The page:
More than 32 Yangtze finless porpoises have been found dead in the Dongting and Poyang lakes in China in the last two months, leading wildlife experts to worry whether the rare animals are being pushed closer to extinction, the World Wildlife Fund has reported.
Yangtze finless porpoises live mainly in the freshwater Yangtze River and the two lakes, where the bodies of more than 32 of them have been found since March 3. One of the porpoises was pregnant, according to the blog Save Yangtze Finless Porpoise. [World's Cutest Baby Wild Animals]
"This tragedy shows that Yangtze finless porpoise is facing enormous challenges," said Lei Gang, head of WWF China's Central Yangtze program, in a statement. "The porpoise deaths illustrate that without effective measures to fundamentally reverse the trend of ecological deterioration, [the] future of the incredible creature is far from certain."
After examining the dead porpoises, scientists were left with a long list of possible culprits, including electro-fishing, strikes by boat-engine propellers, food shortages and pollution.
In electro-fishing, which is illegal, people use storage batteries to fire huge electric charges into the Yangtze and then collect the dead fish that float to the surface, according to an EDGE blog entry by Sam Turvey, who has studied wildlife along the Yangtze, including the Yangtze dolphin or baiji.
An autopsy report released April 17 by the Institute of Hydrobiology (IHB) under the Chinese Academy of Sciences suggests two of the finless porpoises were killed due to electro-fishing and boat-engine propellers.
Some experts have noted that climate change has lowered water levels in the Yangtze and its lakes, making it more difficult for porpoises to find food, but the researchers have yet to find any evidence that lack of food is resulting in porpoise deaths.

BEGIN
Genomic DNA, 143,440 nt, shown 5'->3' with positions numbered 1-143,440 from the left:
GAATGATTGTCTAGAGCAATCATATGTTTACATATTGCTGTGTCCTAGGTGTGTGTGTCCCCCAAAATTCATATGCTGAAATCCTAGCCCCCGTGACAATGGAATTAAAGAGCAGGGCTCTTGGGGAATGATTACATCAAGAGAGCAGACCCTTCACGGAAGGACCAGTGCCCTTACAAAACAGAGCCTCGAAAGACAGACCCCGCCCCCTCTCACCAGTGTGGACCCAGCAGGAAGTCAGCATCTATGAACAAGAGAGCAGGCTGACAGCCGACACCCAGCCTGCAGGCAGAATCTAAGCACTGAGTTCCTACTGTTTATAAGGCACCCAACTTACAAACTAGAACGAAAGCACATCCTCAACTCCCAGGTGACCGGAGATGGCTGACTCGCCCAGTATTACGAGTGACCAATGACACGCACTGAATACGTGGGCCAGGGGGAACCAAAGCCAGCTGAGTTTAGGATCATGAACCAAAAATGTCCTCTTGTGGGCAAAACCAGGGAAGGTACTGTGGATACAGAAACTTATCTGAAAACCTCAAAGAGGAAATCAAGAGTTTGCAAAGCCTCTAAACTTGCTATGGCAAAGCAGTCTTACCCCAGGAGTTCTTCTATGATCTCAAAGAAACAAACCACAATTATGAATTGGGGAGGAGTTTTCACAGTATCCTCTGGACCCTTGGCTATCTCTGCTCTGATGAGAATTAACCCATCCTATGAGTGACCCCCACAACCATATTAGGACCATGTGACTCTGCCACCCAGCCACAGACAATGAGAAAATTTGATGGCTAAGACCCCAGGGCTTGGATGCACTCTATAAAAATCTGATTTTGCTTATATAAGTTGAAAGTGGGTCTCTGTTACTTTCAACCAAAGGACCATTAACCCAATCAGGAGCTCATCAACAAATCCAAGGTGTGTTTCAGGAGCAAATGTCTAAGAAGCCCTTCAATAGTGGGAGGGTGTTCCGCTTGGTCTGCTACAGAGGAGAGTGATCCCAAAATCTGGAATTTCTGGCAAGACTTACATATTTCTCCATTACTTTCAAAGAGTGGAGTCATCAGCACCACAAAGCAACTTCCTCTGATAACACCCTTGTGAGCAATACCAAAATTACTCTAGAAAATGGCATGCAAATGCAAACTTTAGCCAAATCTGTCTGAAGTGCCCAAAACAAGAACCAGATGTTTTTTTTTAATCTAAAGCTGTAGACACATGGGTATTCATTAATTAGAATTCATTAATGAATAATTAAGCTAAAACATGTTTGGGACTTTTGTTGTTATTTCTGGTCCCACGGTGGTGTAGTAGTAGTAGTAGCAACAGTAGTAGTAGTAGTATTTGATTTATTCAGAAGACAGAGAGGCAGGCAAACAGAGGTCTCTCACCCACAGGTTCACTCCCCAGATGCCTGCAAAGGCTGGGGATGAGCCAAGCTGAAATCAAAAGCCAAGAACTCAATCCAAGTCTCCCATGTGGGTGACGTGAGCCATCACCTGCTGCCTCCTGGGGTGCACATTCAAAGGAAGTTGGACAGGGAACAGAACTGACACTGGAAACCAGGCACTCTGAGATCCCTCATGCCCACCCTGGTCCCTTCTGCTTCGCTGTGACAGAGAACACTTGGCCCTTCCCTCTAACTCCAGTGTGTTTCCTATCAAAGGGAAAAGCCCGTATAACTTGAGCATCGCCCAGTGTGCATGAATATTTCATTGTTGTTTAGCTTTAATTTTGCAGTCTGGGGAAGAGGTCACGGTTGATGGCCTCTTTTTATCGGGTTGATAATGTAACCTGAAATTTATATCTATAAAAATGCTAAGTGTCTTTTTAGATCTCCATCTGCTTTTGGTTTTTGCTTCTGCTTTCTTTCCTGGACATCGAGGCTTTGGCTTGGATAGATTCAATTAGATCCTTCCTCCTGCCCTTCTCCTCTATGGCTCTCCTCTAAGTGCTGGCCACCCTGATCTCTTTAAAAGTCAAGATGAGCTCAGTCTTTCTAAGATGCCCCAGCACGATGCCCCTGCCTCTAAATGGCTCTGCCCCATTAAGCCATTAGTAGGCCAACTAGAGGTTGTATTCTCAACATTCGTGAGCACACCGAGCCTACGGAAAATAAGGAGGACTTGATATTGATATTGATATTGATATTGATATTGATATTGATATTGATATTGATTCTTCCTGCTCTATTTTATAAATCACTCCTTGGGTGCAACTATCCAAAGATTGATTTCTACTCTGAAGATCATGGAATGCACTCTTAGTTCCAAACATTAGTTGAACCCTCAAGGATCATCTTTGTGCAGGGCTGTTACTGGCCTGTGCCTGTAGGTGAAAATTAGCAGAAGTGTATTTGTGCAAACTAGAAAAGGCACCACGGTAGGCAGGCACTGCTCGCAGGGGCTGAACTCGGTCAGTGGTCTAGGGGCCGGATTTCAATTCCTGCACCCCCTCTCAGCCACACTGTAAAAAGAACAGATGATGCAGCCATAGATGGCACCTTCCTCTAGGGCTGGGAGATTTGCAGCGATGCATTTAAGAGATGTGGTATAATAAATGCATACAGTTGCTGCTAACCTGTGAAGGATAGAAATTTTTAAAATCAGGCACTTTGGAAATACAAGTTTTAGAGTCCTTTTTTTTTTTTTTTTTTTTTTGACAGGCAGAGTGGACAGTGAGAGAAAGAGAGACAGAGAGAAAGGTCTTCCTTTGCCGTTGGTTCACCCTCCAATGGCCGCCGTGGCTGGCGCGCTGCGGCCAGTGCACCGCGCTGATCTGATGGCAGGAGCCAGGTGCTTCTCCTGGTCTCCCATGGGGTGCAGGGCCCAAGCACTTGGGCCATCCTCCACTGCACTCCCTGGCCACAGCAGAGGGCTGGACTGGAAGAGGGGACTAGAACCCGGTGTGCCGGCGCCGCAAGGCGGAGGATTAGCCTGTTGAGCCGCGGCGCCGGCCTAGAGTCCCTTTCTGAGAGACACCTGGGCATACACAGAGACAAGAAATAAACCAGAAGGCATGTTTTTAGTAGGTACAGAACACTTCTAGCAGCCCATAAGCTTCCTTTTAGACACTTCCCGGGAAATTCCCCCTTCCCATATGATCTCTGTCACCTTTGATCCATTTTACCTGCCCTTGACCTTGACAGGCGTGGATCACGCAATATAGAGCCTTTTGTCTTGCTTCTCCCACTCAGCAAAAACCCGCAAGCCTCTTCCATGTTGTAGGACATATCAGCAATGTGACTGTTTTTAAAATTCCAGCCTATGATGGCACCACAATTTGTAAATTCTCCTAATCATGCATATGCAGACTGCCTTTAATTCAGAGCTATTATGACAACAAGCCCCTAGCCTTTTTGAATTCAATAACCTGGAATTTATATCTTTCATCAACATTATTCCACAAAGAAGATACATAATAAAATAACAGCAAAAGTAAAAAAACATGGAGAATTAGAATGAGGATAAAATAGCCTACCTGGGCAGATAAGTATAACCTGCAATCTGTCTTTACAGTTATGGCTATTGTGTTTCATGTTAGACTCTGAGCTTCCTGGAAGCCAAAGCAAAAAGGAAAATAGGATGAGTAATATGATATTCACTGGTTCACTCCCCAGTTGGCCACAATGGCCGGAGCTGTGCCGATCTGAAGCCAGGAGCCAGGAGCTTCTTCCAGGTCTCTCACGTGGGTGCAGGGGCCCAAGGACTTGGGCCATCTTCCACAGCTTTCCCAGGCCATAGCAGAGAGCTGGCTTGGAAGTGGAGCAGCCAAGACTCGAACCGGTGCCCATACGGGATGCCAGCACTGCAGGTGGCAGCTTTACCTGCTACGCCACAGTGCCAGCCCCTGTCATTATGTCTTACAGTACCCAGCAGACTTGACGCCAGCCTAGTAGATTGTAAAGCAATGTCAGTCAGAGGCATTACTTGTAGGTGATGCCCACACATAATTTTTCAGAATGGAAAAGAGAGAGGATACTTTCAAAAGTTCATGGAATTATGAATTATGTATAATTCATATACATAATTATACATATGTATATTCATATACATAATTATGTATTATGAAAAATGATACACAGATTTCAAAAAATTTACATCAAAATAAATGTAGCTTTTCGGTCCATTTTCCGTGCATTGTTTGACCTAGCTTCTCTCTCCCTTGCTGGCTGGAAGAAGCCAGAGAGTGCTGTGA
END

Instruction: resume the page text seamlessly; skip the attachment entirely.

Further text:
A 2006 IHB survey found about 1,800 Yangtze finless porpoises in the Yangtze River and connected lakes, but that number has been decreasing. From 2006 to 2010, the number of Yangtze finless porpoises in just the Dongting Lake decreased to 198.
Rather than relocate the porpoises, local government officials, along with cetacean experts with the WWF, are considering conservation measures in the Dongting Lake.
In addition, the local government plans to implement a ban on illegal fishing (including electro-fishing), regulate sand dredging and limit boat speeds, according to the WWF.
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Jeanna served as editor-in-chief of Live Science. Previously, she was an assistant editor at Scholastic's Science World magazine. Jeanna has an English degree from Salisbury University, a master's degree in biogeochemistry and environmental sciences from the University of Maryland, and a graduate science journalism degree from New York University. She has worked as a biologist in Florida, where she monitored wetlands and did field surveys for endangered species. She also received an ocean sciences journalism fellowship from Woods Hole Oceanographic Institution.